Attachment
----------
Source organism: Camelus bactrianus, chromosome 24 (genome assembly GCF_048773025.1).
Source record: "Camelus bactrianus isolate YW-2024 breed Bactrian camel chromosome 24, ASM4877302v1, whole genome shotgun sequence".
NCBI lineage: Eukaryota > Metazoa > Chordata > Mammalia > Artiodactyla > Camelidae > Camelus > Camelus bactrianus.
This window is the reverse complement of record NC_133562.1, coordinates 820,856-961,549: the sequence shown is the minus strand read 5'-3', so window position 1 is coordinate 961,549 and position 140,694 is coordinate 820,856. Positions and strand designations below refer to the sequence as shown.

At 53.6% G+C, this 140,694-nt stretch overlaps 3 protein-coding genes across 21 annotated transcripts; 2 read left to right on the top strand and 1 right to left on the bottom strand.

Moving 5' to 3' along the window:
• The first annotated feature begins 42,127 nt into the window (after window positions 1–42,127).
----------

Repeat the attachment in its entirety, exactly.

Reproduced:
Source organism: Camelus bactrianus, chromosome 24 (genome assembly GCF_048773025.1).
Source record: "Camelus bactrianus isolate YW-2024 breed Bactrian camel chromosome 24, ASM4877302v1, whole genome shotgun sequence".
NCBI lineage: Eukaryota > Metazoa > Chordata > Mammalia > Artiodactyla > Camelidae > Camelus > Camelus bactrianus.
This window is the reverse complement of record NC_133562.1, coordinates 820,856-961,549: the sequence shown is the minus strand read 5'-3', so window position 1 is coordinate 961,549 and position 140,694 is coordinate 820,856. Positions and strand designations below refer to the sequence as shown.

At 53.6% G+C, this 140,694-nt stretch overlaps 3 protein-coding genes across 21 annotated transcripts; 2 read left to right on the top strand and 1 right to left on the bottom strand.

Moving 5' to 3' along the window:
• The first annotated feature begins 42,127 nt into the window (after window positions 1–42,127).